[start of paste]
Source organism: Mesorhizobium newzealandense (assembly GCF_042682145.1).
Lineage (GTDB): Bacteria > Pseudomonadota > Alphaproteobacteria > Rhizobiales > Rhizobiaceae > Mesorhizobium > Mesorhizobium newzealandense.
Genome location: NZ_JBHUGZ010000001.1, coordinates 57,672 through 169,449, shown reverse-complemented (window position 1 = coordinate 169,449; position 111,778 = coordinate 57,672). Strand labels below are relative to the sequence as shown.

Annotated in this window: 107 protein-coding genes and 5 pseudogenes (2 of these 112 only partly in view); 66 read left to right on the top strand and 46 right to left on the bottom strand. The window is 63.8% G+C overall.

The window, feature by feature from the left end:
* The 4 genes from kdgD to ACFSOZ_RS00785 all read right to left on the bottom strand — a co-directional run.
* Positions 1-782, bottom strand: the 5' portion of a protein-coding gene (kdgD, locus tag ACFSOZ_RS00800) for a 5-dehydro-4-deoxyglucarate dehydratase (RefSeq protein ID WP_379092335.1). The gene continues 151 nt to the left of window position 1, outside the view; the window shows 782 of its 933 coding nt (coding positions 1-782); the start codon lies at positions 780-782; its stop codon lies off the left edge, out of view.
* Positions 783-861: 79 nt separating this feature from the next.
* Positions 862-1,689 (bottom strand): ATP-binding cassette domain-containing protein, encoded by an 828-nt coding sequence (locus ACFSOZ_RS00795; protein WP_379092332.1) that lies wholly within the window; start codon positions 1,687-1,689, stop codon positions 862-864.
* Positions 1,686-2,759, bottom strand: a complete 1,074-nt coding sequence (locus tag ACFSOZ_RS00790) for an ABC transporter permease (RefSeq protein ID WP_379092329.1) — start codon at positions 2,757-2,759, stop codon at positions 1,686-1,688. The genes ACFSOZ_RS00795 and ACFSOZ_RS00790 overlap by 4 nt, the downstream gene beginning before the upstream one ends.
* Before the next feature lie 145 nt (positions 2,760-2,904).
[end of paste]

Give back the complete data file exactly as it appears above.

Source organism: Mesorhizobium newzealandense (assembly GCF_042682145.1).
Lineage (GTDB): Bacteria > Pseudomonadota > Alphaproteobacteria > Rhizobiales > Rhizobiaceae > Mesorhizobium > Mesorhizobium newzealandense.
Genome location: NZ_JBHUGZ010000001.1, coordinates 57,672 through 169,449, shown reverse-complemented (window position 1 = coordinate 169,449; position 111,778 = coordinate 57,672). Strand labels below are relative to the sequence as shown.

Annotated in this window: 107 protein-coding genes and 5 pseudogenes (2 of these 112 only partly in view); 66 read left to right on the top strand and 46 right to left on the bottom strand. The window is 63.8% G+C overall.

The window, feature by feature from the left end:
* The 4 genes from kdgD to ACFSOZ_RS00785 all read right to left on the bottom strand — a co-directional run.
* Positions 1-782, bottom strand: the 5' portion of a protein-coding gene (kdgD, locus tag ACFSOZ_RS00800) for a 5-dehydro-4-deoxyglucarate dehydratase (RefSeq protein ID WP_379092335.1). The gene continues 151 nt to the left of window position 1, outside the view; the window shows 782 of its 933 coding nt (coding positions 1-782); the start codon lies at positions 780-782; its stop codon lies off the left edge, out of view.
* Positions 783-861: 79 nt separating this feature from the next.
* Positions 862-1,689 (bottom strand): ATP-binding cassette domain-containing protein, encoded by an 828-nt coding sequence (locus ACFSOZ_RS00795; protein WP_379092332.1) that lies wholly within the window; start codon positions 1,687-1,689, stop codon positions 862-864.
* Positions 1,686-2,759, bottom strand: a complete 1,074-nt coding sequence (locus tag ACFSOZ_RS00790) for an ABC transporter permease (RefSeq protein ID WP_379092329.1) — start codon at positions 2,757-2,759, stop codon at positions 1,686-1,688. The genes ACFSOZ_RS00795 and ACFSOZ_RS00790 overlap by 4 nt, the downstream gene beginning before the upstream one ends.
* Before the next feature lie 145 nt (positions 2,760-2,904).